14:04 GMT06 May 2021
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    In light of growing operational and maintenance costs associated with the aging A-10 fleet and a shortage of experienced aviators, the US Air Force is considering the purchase of a light attack aircraft in the near future.

    Two months ago US media reported that the Air Force intends to start with a low-cost OA-X to act in support of the A-10 in low-threat environments, later getting an A-X to replace the A-10 Warthog fleet in conducting close air support for more dangerous missions.

    According to Lt. Gen. James M. "Mike" Holmes, Air Force deputy chief of staff for strategic plans and requirements, the projected purchases would not eliminate the Warthog from service. In fact, the retirement of the A-10 program could be moved back from 2022, to a later year, due primarily to fifth-generation fighter high operating costs.

    In spite of the A-10's robust reputation, Air Force representatives have stated that a new light attack craft is necessary to provide the service with a much less expensive option in their fight against global extremism, a fight that is not expected to end any time soon.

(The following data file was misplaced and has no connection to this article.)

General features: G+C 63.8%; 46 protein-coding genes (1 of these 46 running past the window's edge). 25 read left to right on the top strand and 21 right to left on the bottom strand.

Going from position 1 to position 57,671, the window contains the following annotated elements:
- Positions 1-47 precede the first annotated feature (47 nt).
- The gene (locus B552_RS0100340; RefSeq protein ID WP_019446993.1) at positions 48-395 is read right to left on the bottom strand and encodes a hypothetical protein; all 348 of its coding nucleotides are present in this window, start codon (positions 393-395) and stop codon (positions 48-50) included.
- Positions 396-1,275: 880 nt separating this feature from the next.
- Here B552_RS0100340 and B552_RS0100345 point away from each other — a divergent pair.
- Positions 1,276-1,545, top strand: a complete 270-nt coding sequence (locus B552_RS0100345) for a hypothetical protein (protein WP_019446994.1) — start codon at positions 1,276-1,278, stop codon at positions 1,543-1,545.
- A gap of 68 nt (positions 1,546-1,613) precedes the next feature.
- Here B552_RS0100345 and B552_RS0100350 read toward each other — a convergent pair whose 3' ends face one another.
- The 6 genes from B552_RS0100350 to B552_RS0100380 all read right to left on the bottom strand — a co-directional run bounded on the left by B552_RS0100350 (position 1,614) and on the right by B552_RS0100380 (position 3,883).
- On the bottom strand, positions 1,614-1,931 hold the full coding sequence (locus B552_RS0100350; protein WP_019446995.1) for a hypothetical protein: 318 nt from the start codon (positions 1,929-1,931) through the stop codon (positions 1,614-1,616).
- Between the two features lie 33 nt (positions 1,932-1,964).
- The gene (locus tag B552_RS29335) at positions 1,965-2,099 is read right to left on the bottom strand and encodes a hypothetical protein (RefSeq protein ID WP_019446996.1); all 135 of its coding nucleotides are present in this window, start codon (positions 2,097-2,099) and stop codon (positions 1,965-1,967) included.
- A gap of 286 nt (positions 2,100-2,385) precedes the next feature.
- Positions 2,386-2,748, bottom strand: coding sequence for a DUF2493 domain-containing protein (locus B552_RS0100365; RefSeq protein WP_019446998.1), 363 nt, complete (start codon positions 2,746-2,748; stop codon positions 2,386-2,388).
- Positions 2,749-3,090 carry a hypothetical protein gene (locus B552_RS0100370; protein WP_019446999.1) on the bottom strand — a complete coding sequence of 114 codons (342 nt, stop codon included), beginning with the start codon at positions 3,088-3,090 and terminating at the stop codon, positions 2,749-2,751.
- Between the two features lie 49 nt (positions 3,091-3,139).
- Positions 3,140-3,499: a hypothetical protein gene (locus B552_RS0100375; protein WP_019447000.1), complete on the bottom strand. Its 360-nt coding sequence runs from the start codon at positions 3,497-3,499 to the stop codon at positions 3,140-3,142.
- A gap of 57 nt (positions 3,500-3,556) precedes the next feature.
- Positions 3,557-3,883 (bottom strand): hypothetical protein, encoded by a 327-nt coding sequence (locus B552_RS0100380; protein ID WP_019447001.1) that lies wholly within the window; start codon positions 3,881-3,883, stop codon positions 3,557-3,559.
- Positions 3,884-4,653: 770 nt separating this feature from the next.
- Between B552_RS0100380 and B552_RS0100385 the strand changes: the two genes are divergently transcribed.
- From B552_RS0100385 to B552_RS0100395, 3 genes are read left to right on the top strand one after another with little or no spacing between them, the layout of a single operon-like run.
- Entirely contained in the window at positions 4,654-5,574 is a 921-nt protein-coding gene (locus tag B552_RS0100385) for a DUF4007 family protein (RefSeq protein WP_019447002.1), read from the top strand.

"Do you believe that this war that we're fighting to counter violent extremists is going to last another 15 years?" he said in an interview with Defense News. "If you believe it does, and our chief believes it will, then you have to think about keeping a capability that's affordable to operate against those threats."

    Some top Air Force officials express doubt in investing in an OA-X or A-X, arguing that the service may not be able to budget for two new aircraft. But Holmes believes that adding another acquisition to the budget, as coveted as those funds are, is a necessity rather than an option, suggesting that the Air Force must make the purchase if it is to remain effective.

    To assist in the decision-making process, the US Air Force is considering organizing a display of several existing off-the-shelf aircraft early next year. The comparison tests would help procurement and combat officials understand whether a less capable, low-cost airplane would be able to conduct certain missions, Holmes said.  

    Richard Aboulafia, aerospace analyst with the Teal Group, opined that the US Air Force will choose between three existing close-air-support gunships; Textron AirLand's Scorpion jet, Embraer's A-29 Super Tucano, and Beechcraft's AT-6.

    Buying new planes will not only allow the Air Force to spend less on operating costs but also allow additional fighter pilot training, seen as essential to increase the number of flight instructors and boost command-and-control capability at air operations centers.


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